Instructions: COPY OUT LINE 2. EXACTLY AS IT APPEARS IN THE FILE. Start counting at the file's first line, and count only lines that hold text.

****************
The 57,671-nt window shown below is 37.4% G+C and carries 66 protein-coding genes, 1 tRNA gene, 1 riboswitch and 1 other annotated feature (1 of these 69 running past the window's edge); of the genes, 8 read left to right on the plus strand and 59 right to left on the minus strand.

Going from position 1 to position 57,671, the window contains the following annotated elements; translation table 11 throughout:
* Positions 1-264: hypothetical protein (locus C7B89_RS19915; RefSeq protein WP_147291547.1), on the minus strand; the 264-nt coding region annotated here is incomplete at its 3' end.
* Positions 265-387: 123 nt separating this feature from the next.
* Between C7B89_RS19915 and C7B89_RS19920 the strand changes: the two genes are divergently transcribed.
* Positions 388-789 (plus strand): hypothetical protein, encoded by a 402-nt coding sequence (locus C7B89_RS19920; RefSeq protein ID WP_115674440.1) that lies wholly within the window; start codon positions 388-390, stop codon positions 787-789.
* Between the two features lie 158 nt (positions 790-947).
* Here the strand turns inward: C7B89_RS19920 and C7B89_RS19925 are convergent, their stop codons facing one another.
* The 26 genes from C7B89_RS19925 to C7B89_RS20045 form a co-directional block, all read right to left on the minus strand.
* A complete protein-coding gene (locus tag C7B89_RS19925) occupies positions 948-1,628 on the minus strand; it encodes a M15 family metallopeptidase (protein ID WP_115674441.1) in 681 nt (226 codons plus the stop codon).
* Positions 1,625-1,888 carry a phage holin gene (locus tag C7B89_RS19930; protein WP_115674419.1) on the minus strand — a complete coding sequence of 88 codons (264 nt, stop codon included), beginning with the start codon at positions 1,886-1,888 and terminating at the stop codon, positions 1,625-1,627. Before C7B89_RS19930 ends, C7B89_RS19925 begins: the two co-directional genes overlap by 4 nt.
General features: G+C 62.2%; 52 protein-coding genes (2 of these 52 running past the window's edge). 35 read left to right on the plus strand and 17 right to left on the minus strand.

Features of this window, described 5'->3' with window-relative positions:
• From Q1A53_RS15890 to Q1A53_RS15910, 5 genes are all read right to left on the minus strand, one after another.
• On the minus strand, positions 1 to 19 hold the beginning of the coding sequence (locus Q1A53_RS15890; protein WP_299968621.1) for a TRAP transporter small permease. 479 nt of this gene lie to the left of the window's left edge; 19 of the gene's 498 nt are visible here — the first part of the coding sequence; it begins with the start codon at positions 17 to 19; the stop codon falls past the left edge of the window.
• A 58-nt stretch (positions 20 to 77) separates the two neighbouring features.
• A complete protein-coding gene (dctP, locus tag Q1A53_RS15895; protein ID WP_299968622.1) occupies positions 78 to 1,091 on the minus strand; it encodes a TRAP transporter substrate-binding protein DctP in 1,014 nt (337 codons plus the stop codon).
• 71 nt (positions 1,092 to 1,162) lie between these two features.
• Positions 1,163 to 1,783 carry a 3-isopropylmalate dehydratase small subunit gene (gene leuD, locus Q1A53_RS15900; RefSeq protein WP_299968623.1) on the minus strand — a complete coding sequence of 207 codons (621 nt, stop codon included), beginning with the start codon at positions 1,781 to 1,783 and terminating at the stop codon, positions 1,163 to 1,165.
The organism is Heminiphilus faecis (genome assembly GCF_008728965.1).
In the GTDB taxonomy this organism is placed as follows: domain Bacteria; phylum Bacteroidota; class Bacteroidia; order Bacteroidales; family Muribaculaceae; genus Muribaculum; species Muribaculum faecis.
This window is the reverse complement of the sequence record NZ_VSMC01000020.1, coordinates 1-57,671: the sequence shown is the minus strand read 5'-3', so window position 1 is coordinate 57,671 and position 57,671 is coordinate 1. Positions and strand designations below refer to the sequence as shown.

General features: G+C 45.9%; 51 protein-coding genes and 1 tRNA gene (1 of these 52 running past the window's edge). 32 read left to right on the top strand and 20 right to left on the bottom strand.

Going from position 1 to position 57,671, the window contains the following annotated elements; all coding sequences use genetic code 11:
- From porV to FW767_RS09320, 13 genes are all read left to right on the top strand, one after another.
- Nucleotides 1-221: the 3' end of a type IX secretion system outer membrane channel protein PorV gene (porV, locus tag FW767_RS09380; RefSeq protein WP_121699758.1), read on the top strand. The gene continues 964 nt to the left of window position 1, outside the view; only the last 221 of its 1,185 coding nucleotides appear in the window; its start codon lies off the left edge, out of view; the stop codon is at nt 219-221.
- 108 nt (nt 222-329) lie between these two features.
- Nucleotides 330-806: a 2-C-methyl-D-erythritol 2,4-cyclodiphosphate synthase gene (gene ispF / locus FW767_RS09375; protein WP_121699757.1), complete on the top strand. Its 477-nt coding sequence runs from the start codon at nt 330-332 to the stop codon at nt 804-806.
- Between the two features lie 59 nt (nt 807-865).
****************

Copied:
Going from position 1 to position 57,671, the window contains the following annotated elements; translation table 11 throughout: